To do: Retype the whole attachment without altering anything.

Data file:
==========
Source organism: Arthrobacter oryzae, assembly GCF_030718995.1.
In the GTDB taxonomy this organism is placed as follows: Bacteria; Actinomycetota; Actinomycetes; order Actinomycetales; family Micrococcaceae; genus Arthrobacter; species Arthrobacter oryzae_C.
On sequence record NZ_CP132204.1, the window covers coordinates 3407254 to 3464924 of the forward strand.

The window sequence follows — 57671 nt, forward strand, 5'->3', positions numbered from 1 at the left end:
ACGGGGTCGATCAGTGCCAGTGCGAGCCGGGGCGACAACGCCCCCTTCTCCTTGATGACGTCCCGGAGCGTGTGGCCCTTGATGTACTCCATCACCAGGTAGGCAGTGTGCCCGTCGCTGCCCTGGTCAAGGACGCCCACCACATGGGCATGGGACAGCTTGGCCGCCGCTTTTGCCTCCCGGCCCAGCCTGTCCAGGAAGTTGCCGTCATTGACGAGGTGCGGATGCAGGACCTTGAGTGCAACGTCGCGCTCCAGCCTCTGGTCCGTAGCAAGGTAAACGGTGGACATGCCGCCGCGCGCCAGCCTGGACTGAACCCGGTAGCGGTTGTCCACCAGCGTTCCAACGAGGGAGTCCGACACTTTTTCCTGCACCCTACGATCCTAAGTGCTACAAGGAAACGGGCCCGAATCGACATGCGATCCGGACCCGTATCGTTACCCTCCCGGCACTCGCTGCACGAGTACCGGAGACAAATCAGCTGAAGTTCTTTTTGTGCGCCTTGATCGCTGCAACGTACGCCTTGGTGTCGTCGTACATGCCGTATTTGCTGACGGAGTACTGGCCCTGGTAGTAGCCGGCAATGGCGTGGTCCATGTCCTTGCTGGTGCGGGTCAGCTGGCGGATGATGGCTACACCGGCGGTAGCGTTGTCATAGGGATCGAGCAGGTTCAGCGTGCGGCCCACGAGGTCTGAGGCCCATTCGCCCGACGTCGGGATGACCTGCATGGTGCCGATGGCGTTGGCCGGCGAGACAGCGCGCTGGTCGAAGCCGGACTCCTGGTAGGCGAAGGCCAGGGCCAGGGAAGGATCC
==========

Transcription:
Source organism: Arthrobacter oryzae, assembly GCF_030718995.1.
In the GTDB taxonomy this organism is placed as follows: Bacteria; Actinomycetota; Actinomycetes; order Actinomycetales; family Micrococcaceae; genus Arthrobacter; species Arthrobacter oryzae_C.
On sequence record NZ_CP132204.1, the window covers coordinates 3407254 to 3464924 of the forward strand.

The window sequence follows — 57671 nt, forward strand, 5'->3', positions numbered from 1 at the left end:
ACGGGGTCGATCAGTGCCAGTGCGAGCCGGGGCGACAACGCCCCCTTCTCCTTGATGACGTCCCGGAGCGTGTGGCCCTTGATGTACTCCATCACCAGGTAGGCAGTGTGCCCGTCGCTGCCCTGGTCAAGGACGCCCACCACATGGGCATGGGACAGCTTGGCCGCCGCTTTTGCCTCCCGGCCCAGCCTGTCCAGGAAGTTGCCGTCATTGACGAGGTGCGGATGCAGGACCTTGAGTGCAACGTCGCGCTCCAGCCTCTGGTCCGTAGCAAGGTAAACGGTGGACATGCCGCCGCGCGCCAGCCTGGACTGAACCCGGTAGCGGTTGTCCACCAGCGTTCCAACGAGGGAGTCCGACACTTTTTCCTGCACCCTACGATCCTAAGTGCTACAAGGAAACGGGCCCGAATCGACATGCGATCCGGACCCGTATCGTTACCCTCCCGGCACTCGCTGCACGAGTACCGGAGACAAATCAGCTGAAGTTCTTTTTGTGCGCCTTGATCGCTGCAACGTACGCCTTGGTGTCGTCGTACATGCCGTATTTGCTGACGGAGTACTGGCCCTGGTAGTAGCCGGCAATGGCGTGGTCCATGTCCTTGCTGGTGCGGGTCAGCTGGCGGATGATGGCTACACCGGCGGTAGCGTTGTCATAGGGATCGAGCAGGTTCAGCGTGCGGCCCACGAGGTCTGAGGCCCATTCGCCCGACGTCGGGATGACCTGCATGGTGCCGATGGCGTTGGCCGGCGAGACAGCGCGCTGGTCGAAGCCGGACTCCTGGTAGGCGAAGGCCAGGGCCAGGGAAGGATCC